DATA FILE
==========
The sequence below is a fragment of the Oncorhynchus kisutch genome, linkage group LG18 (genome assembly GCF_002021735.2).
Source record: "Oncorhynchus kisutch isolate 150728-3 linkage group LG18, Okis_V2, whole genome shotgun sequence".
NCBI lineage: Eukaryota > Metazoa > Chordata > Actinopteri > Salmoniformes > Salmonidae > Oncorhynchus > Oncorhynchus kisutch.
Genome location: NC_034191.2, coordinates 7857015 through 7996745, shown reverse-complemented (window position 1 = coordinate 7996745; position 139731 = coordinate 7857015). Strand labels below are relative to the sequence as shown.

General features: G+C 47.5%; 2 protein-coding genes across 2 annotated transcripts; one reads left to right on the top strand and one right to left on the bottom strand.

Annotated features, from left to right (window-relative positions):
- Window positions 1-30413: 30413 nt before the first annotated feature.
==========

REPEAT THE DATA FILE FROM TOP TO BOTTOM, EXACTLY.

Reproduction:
The sequence below is a fragment of the Oncorhynchus kisutch genome, linkage group LG18 (genome assembly GCF_002021735.2).
Source record: "Oncorhynchus kisutch isolate 150728-3 linkage group LG18, Okis_V2, whole genome shotgun sequence".
NCBI lineage: Eukaryota > Metazoa > Chordata > Actinopteri > Salmoniformes > Salmonidae > Oncorhynchus > Oncorhynchus kisutch.
Genome location: NC_034191.2, coordinates 7857015 through 7996745, shown reverse-complemented (window position 1 = coordinate 7996745; position 139731 = coordinate 7857015). Strand labels below are relative to the sequence as shown.

General features: G+C 47.5%; 2 protein-coding genes across 2 annotated transcripts; one reads left to right on the top strand and one right to left on the bottom strand.

Annotated features, from left to right (window-relative positions):
- Window positions 1-30413: 30413 nt before the first annotated feature.